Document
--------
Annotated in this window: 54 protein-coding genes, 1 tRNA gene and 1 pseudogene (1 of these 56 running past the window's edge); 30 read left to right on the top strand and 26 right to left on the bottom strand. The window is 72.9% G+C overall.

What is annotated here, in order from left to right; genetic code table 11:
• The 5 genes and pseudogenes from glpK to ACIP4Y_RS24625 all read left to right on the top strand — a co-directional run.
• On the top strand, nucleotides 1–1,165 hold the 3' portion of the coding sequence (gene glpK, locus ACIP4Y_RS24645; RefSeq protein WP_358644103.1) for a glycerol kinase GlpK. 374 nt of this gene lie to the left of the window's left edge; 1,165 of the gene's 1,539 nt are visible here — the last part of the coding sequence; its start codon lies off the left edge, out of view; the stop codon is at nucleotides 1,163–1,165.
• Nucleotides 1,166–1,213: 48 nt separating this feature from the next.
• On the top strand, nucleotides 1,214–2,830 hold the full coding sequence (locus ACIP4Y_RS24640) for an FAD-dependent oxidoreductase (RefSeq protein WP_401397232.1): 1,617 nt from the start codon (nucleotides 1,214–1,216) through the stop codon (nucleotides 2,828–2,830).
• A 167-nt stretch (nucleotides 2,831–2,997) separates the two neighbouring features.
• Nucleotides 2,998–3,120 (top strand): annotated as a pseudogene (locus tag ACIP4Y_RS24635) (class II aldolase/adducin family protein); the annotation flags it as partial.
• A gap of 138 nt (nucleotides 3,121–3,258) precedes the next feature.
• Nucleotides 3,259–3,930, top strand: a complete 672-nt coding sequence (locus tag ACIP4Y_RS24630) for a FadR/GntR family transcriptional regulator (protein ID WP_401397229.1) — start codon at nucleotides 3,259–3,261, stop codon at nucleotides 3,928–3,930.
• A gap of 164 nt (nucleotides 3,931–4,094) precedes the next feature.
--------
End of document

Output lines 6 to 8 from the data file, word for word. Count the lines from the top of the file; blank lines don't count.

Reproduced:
• On the top strand, nucleotides 1,214–2,830 hold the full coding sequence (locus ACIP4Y_RS24640) for an FAD-dependent oxidoreductase (RefSeq protein WP_401397232.1): 1,617 nt from the start codon (nucleotides 1,214–1,216) through the stop codon (nucleotides 2,828–2,830).
• A 167-nt stretch (nucleotides 2,831–2,997) separates the two neighbouring features.
• Nucleotides 2,998–3,120 (top strand): annotated as a pseudogene (locus tag ACIP4Y_RS24635) (class II aldolase/adducin family protein); the annotation flags it as partial.